Jeffrey LewisRice Approves Merger of Arms Control and Nonproliferation Bureaus


Apparently even its memory is too much.

In mid-January, I reported that the State Department was poised to merge the bureaus responsible for arms control and nonproliferation.

SecState Rice has agreed in principle to the merger, sources tell InsideDefense.com.

As I noted then, the merger all but finishes off what remains of the Arms Control and Disarmament Agency—created by the Eisenhower and Kennedy Administrations to provide a counterweight to hawks of all stripes.

Former Secretary of State Madeleine Albright and former Undersecretary of State for Arms Control and International Security John Holum sent a January 18 letter to Senate Foreign Relations Committee Chairman Richard Lugar (R-IN) making just that argument—warning that the merger would “repudiate” the arrangement negotiated in 1999, when Congress merged the Arms Control and Disarmament Agency into the State Department.

I’ve said it twice, and I’ll say it again:

Having watched the Vice President and the Pentagon systematically undermine W.’s confidence in the inspections that successfully disarmed Iraq, maybe you see why JFK and Ike supported ACDA?”

The weirdest part about this entire debate is that Henry Sokolski, a former official and advocate of the merger, makes the worst arguments for crushing the arms control bureau:

There was a lot of … fighting with AC over what the priorities should be.

Yes, Henry, that’s why it was started in the first place. This is a government, not a cult. Debate is a healthy thing. See above re: inspections and Iraq.

Inside Defense, the only major news organization that shares my document fetish, has the full text by Albright and Holum, as well as the reporting of the letter on Rice’s agreement in principle and the sundry bureaucratic concerns.

Comments

  1. henry sokolski (History)

    Dear Mr. Lewis:

    I read your coverage of the reorganization of State and was flattered to see you quoting me. I suppose I am tempting fate to have you go to http://www.npec-web.org to read the report that the reporter you quoted made reference to. Still, I think if you read it, the “worst” argument would make more sense. Also, unlike some, my center never recommended “crushing” the Arms Control Bureau any more than than it called for the consolidation of the Nonproliferation Bureau.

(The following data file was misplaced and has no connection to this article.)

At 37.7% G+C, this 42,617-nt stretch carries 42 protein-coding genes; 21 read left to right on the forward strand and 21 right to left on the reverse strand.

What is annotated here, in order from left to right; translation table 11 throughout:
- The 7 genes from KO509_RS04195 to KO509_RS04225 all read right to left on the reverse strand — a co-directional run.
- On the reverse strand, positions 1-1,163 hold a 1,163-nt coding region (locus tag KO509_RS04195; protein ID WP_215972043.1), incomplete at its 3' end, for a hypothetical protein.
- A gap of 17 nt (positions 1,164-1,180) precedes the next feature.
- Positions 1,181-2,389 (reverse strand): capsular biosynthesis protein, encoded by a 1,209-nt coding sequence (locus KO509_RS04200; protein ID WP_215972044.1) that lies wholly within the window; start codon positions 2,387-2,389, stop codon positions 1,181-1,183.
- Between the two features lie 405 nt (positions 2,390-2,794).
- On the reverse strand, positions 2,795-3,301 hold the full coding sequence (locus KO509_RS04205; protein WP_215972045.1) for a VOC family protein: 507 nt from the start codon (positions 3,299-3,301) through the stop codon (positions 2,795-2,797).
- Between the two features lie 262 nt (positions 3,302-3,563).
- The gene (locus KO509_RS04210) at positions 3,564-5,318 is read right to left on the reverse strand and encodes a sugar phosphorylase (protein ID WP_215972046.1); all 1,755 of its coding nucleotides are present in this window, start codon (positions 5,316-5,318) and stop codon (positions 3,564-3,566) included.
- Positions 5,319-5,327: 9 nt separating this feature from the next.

Sincerely,

    Henry Sokolski

  2. Jeffrey Lewis (History)

    Speaking of your report ..

    Actually … you were speaking about your report. The article in which you were quoted concerned the decision by the State Department, so your report was irrelevant. But I digress …

    Speaking of your report, you claim China received assistance under the Atoms for Peace program that was applied to its nuclear weapons program.

    Could you document that. I’d call that statement false, but maybe you were thinking of something like indirect assistance or whatnot.

    Or is this like when you told the New York Times:

    Under the Space for Peace program, the United States shared re-entry vehicle technology, which is also useful for warheads, with Brazil back in the 1980’s,” recalled Henry D. Sokolski, executive director of the Washington-based Nonproliferation Policy Education Center and a former Defense Department official specializing in nuclear proliferation issues. “That technology ended up in Libya, because Brazil gave it to them. There’s no question about it.”

    When asked the source of his information, Mr. Sokolski, a former member of the Central Intelligence Agency’s Senior Advisory Panel, responded, “Let’s not get into that.”

    Do you use the “I’d tell you but I’d have to kill you” line to pick up chicks, too?

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